An aerial shot of Lucas Heights, in Sydney’s south west. Photo: Quentin JonesSecurity upgrades at Australia’s oldest nuclear reactor were not triggered by the arrest of five men caught loitering outside the site last year, according to officials.
The men were arrested and questioned in September after parking their vehicles within 100 metres of the security gates to the Lucas Heights reactor in southern Sydney.
The group were eventually released without charge but their actions led police to question why they had strayed onto restricted Commonwealth land.
In response to a question on notice, Australian Nuclear Science and Technology Organisation chief executive Dr Adrian Paterson said security upgrades in October were not prompted by the scare.
“Control room operations were outsourced to one of Australia’s largest security firms with significant expertise and experience in control room monitoring,” an ANSTO spokesman said.
“ANSTO’s first responder safety function was also outsourced to a private company.”
The spokesman said both changes were made after a detailed review of security arrangements and after consultation with the Australian Federal Police.
“The changes have been successfully implemented and are delivering improved operational outcomes as well as cost savings,” he said.
“The AFP continues to be responsible for the 24-hour-a-day physical protection of the ANSTO site as well as armed first response.”
Dr Paterson said ANSTO received regular briefings from the intelligence community and their security posture could be strengthened quickly in response to specific threats.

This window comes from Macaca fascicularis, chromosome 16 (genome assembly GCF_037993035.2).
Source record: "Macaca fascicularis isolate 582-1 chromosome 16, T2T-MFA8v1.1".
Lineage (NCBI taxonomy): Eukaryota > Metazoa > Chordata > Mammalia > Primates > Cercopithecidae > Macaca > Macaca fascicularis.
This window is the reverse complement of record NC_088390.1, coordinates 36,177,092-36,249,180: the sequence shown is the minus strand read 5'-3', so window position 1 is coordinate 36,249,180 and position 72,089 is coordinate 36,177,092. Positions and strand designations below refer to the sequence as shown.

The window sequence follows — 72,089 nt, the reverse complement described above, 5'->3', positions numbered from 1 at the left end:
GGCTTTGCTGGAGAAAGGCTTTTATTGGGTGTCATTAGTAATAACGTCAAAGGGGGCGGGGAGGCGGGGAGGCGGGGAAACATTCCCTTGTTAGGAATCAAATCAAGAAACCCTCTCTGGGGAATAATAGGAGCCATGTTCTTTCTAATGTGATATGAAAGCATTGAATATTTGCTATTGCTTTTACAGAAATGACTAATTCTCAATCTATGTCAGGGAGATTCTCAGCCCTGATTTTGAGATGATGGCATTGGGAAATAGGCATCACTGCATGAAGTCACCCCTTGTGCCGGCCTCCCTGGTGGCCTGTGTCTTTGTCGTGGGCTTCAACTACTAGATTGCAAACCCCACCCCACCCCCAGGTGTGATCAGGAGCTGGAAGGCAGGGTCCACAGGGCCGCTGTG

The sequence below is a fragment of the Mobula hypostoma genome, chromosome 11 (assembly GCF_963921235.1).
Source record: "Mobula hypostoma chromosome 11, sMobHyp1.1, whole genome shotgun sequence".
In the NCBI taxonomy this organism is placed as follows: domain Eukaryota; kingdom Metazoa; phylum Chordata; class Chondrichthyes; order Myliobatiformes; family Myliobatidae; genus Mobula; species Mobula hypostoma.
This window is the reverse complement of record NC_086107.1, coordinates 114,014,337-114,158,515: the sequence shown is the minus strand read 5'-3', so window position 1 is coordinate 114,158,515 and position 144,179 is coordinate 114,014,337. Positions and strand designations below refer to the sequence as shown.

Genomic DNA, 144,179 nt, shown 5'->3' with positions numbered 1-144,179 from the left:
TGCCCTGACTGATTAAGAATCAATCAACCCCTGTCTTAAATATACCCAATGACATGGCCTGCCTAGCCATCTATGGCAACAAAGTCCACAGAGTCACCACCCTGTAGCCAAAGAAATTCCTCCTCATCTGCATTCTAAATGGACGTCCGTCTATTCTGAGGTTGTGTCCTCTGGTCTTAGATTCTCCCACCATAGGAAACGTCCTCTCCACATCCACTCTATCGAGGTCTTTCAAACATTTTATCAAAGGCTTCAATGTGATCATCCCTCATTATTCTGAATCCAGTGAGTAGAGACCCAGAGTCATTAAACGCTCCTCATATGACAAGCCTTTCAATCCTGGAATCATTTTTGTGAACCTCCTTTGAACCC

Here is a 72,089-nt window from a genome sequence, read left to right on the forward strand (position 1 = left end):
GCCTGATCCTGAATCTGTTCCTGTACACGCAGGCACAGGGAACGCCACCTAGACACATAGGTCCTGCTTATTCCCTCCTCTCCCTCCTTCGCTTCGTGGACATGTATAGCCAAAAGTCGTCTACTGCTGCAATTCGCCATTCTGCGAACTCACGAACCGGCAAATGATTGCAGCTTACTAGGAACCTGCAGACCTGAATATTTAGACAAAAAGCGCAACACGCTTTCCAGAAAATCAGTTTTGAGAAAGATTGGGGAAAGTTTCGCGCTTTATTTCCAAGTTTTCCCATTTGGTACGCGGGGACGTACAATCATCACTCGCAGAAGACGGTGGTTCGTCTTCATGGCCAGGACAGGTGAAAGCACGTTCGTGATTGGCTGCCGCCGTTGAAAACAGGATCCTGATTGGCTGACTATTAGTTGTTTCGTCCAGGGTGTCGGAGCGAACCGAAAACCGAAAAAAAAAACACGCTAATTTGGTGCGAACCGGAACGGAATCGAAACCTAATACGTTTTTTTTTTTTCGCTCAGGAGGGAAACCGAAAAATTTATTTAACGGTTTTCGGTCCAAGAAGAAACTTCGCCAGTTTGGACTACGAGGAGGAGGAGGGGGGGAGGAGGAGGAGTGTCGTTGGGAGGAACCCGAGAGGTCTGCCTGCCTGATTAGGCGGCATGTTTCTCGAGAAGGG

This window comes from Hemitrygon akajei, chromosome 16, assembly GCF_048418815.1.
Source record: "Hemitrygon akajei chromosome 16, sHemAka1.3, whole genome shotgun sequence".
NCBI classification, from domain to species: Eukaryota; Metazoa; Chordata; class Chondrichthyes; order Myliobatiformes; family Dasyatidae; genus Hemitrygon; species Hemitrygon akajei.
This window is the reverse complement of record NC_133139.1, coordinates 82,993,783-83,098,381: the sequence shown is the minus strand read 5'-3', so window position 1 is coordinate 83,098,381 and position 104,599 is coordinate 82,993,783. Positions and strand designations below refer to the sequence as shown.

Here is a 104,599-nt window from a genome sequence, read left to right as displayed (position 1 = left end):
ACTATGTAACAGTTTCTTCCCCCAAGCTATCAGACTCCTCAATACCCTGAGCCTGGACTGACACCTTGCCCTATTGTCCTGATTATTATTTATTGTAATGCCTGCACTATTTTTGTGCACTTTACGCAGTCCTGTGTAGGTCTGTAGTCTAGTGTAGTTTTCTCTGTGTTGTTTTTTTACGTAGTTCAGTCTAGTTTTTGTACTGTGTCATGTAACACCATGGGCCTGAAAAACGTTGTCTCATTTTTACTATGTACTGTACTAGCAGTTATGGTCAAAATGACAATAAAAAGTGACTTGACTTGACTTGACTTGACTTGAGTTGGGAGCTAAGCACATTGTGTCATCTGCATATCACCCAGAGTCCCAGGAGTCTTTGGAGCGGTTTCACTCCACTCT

During the Senate estimates hearing in June, he stressed the five men had not entered the Lucas Heights site and there was no suggestion they intended to do so.
In 2001, Greenpeace activists gained entry to the Lucas Heights complex and unveiled banners claiming nuclear power was “never safe”.
The Lucas Heights nuclear reactor is set to become a world leader in the production of nuclear medicine with plans to produce more than 25 per cent of the world’s nuclear medicine needs. The site currently produces 10,000 nuclear medicine doses each week which are then sent to more than 250 hospitals and medical practices around Australia. The Lucas Heights site will also receive a shipment of radioactive waste returned to Sydney from France this year, after being sent to Europe for processing in the 1990s.
According to legal requirements, the waste must be returned from France by December with more waste set to be returned from Britain in 2017.
In response to a Senate estimates question on notice, an ANSTO spokesman said the department had consulted with the community and information had been available to the public since 2012.
ANSTO marketing material states the returning waste is equivalent to one third of a shipping container.
The cost of transferring waste from Britain is expected to cost nearly $27 million over four years, while the return of waste from France has been funded in budgets since 2010.
ANSTO has emphasised Lucas Heights should only be an interim solution until the permanent national store is built.